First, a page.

AR-News: Largest animal cruelty fine in Ontario's history for puppy
Barry Kent MacKay
mimus at sympatico.ca
Sat Mar 20 08:14:12 EST 2004
March 19, 2004
From a press release
NEWMARKET, ON - The largest fine ever for an animal cruelty offence in
Ontario was imposed yesterday when Sandra Quinn, now of Burlington,
Ontario received a fine of $12,000 after pleading guilty in the Ontario
Court of Justice, Norfolk County, to a charge brought under the Ontario
Quinn was charged in February last year by the Ontario SPCA following
the removal of 125 dogs from Cherry Valley Kennels near Waterford,
Ontario. She was the first person to be charged under the Act as
amended in December 2002 to address offences by breeders of dogs and
cats for sale. The amendments set out standards of care that breeders
of dogs and cats for sale must adhere to, and enable much stiffer
penalties than in the past. In addition to the fine, Quinn also
received a ten-year prohibition from breeding and selling dogs and cats.
William Quinn, also charged in this investigation, is scheduled to
appear in court in May.
When the dogs were removed on Valentine's Day last year they were in
appalling condition - emaciated, dehydrated, severely matted and
encrusted with feces, and had numerous medical problems. Two of the
dogs were in such bad condition they had to be euthanized. One dog was
found frozen to death and two half-burned carcasses were found in a
fire pit. Care was provided to the dogs - Chows, American Eskimos,
Pomeranians, Keeshonds and other small breeds, at several Ontario SPCA
Branches and affiliated humane societies, and all except the two that
had to be euthanized were adopted into loving new homes.
"This is the first case brought under the amended Ontario SPCA Act to
reach a sentence," said Ontario SPCA Senior Inspector Darren Grandel.
"The sentence marks a significant shift in the seriousness with which
crimes against animals are viewed in the province, although it is well
short of what is allowed in the Act."
The Ontario SPCA would particularly like to have seen the sentence
include a period of probation which would have prohibited owning of
pets in addition to breeding and selling, and also given the Society
inspection rights to monitor compliance with the ban.
"It is certainly a welcome move in the right direction however,"
commented Society Chief Executive Officer, Judy Marshall. "I would like
to congratulate everyone who supported our campaign to secure
amendments to the Act which better enable us to stamp out puppy mills -
especially the nearly quarter of a million people who signed the 'Honey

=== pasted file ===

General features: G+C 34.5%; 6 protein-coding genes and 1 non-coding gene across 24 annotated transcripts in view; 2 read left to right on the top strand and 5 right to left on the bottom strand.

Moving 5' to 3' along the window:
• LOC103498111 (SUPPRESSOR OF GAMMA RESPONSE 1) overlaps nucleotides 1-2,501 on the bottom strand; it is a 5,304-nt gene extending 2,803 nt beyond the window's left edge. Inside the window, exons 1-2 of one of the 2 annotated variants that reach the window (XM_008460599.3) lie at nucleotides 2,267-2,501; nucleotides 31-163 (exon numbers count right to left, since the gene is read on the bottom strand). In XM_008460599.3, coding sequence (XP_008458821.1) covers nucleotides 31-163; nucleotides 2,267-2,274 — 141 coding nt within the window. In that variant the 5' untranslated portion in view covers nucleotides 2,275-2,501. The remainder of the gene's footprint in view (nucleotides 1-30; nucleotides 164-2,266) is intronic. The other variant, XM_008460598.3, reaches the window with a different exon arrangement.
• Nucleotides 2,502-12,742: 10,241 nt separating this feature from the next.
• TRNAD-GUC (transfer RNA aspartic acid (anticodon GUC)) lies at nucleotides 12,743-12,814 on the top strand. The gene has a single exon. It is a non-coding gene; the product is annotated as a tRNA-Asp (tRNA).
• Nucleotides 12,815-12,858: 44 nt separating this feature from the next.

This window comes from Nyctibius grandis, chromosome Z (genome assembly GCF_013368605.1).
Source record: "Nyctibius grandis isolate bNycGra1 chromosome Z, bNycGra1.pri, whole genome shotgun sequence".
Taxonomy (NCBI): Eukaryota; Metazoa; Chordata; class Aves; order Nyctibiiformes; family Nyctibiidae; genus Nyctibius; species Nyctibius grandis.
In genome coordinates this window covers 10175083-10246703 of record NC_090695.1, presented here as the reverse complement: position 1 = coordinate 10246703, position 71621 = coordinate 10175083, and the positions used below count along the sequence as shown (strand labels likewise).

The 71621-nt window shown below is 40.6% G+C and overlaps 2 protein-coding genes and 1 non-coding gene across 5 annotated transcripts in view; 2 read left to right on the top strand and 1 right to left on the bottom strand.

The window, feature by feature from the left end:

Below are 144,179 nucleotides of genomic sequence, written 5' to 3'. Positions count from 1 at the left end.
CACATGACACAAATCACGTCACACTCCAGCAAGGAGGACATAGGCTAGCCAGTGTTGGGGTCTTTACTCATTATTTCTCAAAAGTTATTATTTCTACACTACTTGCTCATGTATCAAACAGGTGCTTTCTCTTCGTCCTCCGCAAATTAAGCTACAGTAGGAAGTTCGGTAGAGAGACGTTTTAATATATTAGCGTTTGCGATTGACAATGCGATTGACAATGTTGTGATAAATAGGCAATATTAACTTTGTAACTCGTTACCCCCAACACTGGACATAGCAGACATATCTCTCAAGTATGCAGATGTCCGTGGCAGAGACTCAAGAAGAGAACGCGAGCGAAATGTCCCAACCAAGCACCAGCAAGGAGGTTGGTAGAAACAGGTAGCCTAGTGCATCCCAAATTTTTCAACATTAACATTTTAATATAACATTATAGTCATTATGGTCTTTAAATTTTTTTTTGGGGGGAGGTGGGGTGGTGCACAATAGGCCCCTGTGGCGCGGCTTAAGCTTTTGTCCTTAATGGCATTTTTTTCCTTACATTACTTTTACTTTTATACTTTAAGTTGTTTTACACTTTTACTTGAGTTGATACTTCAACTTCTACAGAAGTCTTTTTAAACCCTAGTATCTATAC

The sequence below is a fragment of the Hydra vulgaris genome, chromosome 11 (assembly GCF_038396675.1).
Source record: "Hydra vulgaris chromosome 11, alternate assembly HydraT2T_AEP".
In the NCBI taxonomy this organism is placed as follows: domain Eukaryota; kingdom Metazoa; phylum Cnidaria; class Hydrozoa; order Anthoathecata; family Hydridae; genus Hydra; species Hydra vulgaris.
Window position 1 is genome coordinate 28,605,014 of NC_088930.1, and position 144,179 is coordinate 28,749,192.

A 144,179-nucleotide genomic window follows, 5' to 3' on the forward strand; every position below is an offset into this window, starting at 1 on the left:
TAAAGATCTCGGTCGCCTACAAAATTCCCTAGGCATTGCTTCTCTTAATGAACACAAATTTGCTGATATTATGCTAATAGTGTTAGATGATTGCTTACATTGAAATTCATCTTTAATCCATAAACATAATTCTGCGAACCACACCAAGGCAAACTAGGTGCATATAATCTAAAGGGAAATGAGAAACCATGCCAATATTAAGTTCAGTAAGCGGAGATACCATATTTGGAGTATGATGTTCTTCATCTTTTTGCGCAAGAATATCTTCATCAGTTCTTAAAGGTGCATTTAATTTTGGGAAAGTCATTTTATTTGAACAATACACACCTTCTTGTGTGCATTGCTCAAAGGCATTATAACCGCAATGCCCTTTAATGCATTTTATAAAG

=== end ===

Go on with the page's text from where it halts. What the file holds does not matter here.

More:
Needs You' campaign petition."
"I also congratulate our provincial politicians, including Julia Munro
who introduced the Bill containing the amendments to the provincial
parliament. I would strongly urge their federal counterparts to follow
suit and pass the animal cruelty amendments to the Criminal Code of
Canada that have been stalled in Ottawa for over four years and are now
before Parliament again as Bill C-22."
The Ontario SPCA does not receive any part of the $12,000 fine. The
cost of the investigation, removal, treatment, care and rehabilitation
of the dogs - in excess of $100,000, has put a great strain on the
resources of the Ontario SPCA which is a registered charity relying on
donations. Funds are urgently needed to help stamp out puppy mills.
Call 1-888-ONT-SPCA (668-7722) extension 322. Your support with a
donation is greatly appreciated. Photo of one of the rescued Chows
(left) and her puppy, born while at the Ontario SPCA, after they had
both been adopted. Photo available for download at
A word about the Ontario Society for the Prevention of Cruelty to
Animals (Ontario SPCA):
The Ontario SPCA, with 27 Branches and 32 affiliated humane societies
and SPCA's, is unique amongst animal welfare organizations in Ontario:
SPCA Act mandates the Society to enforce animal cruelty laws and
provides society investigators with police powers to do so. The Society
is a registered charity, relying on donations to fund animal
protection, care and rehabilitation for all animals, government and
industry advocacy and public education. The Ontario SPCA is a member of
the Canadian Federation of Humane Societies (CFHS) and is affiliated
with the Royal Society for the Prevention of Cruelty to Animals (RSPCA).
Barry Kent MacKay
Animal Protection Institute
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